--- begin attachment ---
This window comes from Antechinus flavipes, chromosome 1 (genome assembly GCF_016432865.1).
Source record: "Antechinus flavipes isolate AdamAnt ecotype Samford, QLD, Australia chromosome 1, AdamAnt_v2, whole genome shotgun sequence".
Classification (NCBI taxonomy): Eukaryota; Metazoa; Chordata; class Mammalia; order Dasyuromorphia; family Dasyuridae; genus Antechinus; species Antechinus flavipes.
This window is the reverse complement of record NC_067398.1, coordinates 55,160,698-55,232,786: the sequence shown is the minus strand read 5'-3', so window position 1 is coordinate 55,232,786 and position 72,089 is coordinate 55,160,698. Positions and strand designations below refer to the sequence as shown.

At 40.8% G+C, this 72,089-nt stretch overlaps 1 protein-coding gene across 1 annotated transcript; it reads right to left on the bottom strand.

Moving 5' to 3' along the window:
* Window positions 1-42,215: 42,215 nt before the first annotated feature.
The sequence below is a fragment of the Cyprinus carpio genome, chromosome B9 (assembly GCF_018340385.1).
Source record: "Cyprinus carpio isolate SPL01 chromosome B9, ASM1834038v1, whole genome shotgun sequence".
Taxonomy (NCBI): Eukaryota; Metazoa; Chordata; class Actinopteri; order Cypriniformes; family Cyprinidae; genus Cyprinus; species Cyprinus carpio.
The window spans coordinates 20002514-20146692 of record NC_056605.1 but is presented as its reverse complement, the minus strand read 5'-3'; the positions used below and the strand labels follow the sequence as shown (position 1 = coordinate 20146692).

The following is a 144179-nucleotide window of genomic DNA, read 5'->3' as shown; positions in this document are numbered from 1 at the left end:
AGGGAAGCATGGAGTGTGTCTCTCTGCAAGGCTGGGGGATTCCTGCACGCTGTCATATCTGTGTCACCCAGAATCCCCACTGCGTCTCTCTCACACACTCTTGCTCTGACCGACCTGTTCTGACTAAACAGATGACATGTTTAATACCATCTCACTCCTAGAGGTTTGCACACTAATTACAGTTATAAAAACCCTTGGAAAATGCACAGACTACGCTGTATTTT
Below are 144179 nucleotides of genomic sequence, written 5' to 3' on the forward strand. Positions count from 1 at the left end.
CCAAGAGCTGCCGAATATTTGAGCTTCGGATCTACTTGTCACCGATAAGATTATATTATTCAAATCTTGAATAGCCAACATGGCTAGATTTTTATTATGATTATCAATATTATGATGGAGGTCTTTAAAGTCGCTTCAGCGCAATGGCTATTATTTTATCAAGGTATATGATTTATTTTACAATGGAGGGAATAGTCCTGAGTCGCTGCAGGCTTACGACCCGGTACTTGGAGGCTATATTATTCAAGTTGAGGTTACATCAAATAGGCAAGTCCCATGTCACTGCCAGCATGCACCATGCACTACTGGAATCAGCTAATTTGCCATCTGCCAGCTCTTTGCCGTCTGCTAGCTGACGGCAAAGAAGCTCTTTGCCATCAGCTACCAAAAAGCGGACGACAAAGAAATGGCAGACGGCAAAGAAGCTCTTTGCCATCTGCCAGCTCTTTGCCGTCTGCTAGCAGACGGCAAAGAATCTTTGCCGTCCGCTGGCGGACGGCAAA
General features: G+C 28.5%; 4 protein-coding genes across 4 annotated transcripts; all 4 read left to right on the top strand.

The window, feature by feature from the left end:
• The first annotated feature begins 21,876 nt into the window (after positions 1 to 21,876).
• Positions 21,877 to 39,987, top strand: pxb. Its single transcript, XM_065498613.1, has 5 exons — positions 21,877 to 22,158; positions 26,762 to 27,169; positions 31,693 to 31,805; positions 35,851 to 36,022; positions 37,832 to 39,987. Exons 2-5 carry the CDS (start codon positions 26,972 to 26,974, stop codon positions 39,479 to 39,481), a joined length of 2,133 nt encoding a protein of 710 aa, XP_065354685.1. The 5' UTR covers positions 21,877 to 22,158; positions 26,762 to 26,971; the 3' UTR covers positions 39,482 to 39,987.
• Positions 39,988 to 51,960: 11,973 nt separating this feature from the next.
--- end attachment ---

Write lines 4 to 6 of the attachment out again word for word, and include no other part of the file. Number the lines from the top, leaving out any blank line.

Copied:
This window is the reverse complement of record NC_067398.1, coordinates 55,160,698-55,232,786: the sequence shown is the minus strand read 5'-3', so window position 1 is coordinate 55,232,786 and position 72,089 is coordinate 55,160,698. Positions and strand designations below refer to the sequence as shown.

At 40.8% G+C, this 72,089-nt stretch overlaps 1 protein-coding gene across 1 annotated transcript; it reads right to left on the bottom strand.

Moving 5' to 3' along the window: